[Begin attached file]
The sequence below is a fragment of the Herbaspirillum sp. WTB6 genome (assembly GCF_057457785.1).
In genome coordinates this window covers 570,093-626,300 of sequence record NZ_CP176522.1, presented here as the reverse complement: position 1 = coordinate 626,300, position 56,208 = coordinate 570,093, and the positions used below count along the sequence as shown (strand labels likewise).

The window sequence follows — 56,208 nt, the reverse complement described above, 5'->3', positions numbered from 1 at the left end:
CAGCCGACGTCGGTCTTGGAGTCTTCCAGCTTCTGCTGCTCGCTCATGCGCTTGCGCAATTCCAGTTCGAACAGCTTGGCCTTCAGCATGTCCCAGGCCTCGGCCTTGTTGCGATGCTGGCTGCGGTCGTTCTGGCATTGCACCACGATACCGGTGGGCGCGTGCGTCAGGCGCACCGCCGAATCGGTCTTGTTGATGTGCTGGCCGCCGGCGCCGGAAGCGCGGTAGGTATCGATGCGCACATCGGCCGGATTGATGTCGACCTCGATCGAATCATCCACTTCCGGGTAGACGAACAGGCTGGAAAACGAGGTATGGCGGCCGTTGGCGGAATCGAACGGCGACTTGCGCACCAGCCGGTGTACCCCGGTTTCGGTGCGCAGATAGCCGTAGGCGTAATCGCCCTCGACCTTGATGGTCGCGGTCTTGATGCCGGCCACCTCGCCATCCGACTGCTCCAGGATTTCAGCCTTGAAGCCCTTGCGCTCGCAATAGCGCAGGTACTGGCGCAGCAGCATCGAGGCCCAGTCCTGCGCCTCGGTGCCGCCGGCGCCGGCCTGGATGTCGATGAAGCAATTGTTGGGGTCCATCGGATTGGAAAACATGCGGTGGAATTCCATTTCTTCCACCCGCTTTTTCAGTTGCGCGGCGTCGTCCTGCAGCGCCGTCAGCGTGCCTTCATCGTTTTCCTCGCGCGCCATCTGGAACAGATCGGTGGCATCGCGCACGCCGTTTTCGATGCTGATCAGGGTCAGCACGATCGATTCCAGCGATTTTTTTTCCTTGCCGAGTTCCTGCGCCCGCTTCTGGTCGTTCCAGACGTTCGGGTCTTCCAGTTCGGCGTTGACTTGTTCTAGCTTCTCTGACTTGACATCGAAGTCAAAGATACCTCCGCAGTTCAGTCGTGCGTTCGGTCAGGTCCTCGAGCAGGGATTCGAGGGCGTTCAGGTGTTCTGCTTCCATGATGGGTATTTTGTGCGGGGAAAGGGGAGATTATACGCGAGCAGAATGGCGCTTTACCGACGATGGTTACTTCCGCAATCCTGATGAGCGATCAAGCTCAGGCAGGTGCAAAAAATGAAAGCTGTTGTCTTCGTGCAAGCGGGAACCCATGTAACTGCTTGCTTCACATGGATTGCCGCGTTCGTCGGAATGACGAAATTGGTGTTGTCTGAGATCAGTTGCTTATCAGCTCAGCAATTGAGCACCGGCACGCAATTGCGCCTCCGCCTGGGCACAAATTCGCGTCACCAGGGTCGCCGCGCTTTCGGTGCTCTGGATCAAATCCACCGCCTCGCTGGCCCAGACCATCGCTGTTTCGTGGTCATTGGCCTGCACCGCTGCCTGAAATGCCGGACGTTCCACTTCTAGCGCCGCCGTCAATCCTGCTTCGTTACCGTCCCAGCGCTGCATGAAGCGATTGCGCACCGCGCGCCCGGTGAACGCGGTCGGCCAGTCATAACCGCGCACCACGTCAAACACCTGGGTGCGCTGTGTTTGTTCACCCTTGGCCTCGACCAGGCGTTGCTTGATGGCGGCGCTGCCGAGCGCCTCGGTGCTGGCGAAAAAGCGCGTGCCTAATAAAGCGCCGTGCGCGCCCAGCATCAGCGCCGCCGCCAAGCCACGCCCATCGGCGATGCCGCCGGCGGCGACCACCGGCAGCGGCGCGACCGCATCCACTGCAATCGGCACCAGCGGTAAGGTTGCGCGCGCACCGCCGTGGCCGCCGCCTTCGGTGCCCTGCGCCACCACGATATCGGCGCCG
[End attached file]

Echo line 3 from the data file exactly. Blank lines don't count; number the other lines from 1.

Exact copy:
The window sequence follows — 56,208 nt, the reverse complement described above, 5'->3', positions numbered from 1 at the left end: